I'm sure that there are similar products sold under a different brand name here in the UK and I would like to try them out (I use diluted Brasso at the moment, which works well but I hate the chemical stink and the black gunk). I would appreciate it if someone could post a few pics of the Ingredients/Chemical Content and the Instructions for use so I can compare these against cleaning products sold here.

    I'm aware that it will remove logos but that isn't an issue for me. Does it have adverse affects on lacquered cymbals?
    The primary ingredient in Barkeeper's Friend is oxalic acid. This is the chemical that does all the work. It is a powder formulation, and has very fine abrasives as part of the mix. This is also the primary ingredient in a similar product called "Zud." I don't know if it's available in the U.K. either. The instructions are quite simple: wet the object to be cleaned with warm water, sprinkle on the BKF and work with a soft sponge or cotton cloth. Rinse with warm water and dry with a soft cotton cloth. As to lacquered cymbals, yes, it will eventually remove the lacquer coating, as well as logos. As you are probably aware, many B20 cymbals, such as Zildjian As, leave the factory with a very thin mist coat of lacquer to preserve their appearance while displayed in the store. This protective coating will begin to disappear with the first use of BKF, and is sometimes mistaken as staining or a slight discoloration. This is nothing to be concerned about, as repeated use of BKF will eventually remove the coating entirely and leave the cymbal in its lovely bronze natural state.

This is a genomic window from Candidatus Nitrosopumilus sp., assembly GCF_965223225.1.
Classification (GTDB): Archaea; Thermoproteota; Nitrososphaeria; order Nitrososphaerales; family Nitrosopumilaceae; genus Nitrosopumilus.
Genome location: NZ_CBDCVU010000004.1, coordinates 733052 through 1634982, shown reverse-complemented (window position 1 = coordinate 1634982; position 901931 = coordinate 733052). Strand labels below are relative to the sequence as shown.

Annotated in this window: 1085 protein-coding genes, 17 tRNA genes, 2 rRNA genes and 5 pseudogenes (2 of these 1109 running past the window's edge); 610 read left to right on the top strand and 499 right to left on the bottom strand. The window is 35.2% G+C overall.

I would be happy to send you a free can of BKF if it were not for exorbitant shipping rates, the tough restrictions on mailing chemicals, and the U.K.'s onerous duties and importation laws. I just went through this with another English friend, and it's enough to keep me from trying it again.

    GeeDeeEmm

  18. #18

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    Quote Originally Posted by gdmoore28 View Post